Yesterday I asked what a writer gets from watching people at a place like Epcot. Yesterday we went to Busch Gardens, so I have a two-day supply of answers.
What we see in crowds is snapshots of behavior, and as authors we collect and file those snaps for future reference. The elderly couple who reveal with startling clarity who is in control by their walking pattern. The young family in which Dad feels responsible for everyone having a good time, including Mom-in-law. He sounds like a blend of Robert Young, Bill Cosby, and Sergeant Pepper. The teenagers who can't escape their need to project an image and therefore miss out on a lot of the real fun while they either seek the attention of everyone or pretend they don't know what fun is. The working person who can't leave work behind and spends the day with a phone glued to his/her ear, barking orders and expletives at those not allowed a day in the park. And on and on. It's great fodder for writing, and I heartily recommend it, but not in large doses.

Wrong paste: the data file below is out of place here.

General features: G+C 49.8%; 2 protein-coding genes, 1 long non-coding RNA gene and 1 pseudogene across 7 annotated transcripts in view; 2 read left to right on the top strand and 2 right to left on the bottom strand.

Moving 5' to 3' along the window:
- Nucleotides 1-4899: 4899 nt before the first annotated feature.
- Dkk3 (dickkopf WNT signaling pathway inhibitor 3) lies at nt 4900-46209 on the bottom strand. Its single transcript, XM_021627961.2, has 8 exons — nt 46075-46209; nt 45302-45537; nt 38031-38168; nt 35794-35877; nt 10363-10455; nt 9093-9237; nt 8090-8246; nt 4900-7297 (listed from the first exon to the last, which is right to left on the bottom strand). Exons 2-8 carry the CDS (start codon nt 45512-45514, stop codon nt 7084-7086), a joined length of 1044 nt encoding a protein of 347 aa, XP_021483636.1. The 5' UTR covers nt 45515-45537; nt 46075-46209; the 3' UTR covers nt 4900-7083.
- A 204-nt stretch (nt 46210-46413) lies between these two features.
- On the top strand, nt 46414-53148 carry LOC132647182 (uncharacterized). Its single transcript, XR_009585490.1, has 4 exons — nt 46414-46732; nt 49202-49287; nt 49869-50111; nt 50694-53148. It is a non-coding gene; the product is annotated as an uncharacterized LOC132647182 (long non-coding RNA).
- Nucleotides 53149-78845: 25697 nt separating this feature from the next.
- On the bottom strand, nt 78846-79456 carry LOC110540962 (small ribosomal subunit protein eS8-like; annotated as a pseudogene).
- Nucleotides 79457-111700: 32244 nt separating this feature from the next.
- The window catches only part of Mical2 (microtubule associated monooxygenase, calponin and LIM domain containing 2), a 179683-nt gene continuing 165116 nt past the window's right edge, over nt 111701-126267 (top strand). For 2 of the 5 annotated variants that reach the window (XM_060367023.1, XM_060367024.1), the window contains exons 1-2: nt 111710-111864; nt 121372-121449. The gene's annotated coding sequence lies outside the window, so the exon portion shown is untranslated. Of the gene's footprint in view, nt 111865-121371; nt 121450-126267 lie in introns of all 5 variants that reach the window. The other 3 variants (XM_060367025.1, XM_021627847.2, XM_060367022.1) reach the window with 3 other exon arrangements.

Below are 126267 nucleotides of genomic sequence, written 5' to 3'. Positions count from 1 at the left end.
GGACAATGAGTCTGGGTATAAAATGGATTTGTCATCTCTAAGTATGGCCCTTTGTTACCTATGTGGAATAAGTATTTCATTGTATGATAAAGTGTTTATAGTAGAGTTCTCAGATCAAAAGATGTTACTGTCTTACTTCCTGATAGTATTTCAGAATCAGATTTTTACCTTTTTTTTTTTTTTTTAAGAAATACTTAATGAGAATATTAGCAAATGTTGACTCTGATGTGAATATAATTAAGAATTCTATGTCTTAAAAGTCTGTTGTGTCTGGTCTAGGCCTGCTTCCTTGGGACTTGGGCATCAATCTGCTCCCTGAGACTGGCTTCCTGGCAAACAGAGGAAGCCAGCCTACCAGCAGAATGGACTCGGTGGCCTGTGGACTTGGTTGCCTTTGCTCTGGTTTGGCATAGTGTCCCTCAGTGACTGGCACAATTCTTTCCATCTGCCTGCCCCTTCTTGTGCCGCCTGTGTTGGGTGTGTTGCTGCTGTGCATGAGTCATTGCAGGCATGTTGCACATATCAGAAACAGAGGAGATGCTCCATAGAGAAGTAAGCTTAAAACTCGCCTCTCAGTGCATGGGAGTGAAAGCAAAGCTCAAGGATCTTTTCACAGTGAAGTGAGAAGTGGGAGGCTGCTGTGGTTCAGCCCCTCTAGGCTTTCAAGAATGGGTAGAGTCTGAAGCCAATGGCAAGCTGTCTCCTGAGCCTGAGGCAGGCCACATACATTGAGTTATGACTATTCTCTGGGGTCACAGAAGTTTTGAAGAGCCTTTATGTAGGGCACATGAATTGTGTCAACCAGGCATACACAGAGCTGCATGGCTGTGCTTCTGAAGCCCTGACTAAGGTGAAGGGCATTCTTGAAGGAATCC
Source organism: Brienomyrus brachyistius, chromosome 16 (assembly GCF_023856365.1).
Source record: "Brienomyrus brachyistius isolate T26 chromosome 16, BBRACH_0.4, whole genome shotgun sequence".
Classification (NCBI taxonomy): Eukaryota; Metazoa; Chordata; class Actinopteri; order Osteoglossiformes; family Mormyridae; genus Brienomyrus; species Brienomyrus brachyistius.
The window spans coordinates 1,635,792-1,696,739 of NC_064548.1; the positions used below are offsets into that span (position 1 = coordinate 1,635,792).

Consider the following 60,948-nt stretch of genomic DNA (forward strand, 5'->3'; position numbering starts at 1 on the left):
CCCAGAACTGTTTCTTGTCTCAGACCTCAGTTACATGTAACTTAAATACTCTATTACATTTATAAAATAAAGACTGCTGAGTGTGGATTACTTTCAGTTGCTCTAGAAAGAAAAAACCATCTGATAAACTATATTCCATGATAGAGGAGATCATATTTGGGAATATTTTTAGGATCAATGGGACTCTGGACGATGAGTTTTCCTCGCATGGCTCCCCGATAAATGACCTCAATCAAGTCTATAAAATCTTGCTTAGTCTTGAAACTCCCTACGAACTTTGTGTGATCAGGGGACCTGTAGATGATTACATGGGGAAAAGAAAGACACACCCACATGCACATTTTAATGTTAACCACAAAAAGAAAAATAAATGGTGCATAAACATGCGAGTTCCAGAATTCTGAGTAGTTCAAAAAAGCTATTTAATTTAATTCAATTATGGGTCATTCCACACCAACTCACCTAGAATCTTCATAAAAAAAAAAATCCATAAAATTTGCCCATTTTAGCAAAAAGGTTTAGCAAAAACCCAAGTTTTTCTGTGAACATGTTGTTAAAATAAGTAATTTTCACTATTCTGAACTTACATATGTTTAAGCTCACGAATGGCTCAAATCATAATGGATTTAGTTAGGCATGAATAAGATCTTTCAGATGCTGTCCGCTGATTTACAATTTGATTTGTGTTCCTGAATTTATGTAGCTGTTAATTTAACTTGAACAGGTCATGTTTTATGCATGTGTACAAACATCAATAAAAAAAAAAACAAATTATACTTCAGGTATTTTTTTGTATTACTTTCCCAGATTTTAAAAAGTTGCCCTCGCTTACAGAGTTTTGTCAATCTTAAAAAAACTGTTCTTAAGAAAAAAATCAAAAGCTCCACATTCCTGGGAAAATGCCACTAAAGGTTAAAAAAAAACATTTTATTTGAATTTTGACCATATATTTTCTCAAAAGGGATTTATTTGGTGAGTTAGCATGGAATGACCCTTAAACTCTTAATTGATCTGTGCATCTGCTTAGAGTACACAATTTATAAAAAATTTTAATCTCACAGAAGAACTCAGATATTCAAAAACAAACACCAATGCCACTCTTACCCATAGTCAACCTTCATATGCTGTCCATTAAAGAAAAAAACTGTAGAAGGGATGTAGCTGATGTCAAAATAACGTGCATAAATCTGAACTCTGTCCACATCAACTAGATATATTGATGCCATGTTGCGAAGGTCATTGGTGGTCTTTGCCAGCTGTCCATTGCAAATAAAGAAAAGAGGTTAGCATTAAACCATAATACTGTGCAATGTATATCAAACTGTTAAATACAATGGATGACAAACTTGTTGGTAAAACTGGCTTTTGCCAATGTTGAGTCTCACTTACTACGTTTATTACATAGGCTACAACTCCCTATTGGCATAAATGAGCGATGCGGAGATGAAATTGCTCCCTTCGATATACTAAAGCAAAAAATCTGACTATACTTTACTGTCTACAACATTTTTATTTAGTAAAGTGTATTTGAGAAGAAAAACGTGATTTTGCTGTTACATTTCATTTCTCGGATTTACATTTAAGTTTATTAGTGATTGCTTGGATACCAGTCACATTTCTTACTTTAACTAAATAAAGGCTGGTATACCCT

Today's question concerns fun. Americans seem to spend a lot of time searching for it, and places like Epcot and Busch Gardens try to provide it. So what is fun about them, and what isn't?
For me, the fun is in the theater aspect. Even when it's corny and artificial, I enjoy the spectacle. It's temporary, and I would hate it for everyday, but as a one-day escape, it's great.
The downside is that everyone else in the world seems to be there with me. Crowds make things interesting, but too much human contact makes me tired and confused. I can't imagine a group larger than two trying to navigate and please. It would diminish the fun considerably, and those five-day passes seem to me more of a sentence than a vacation.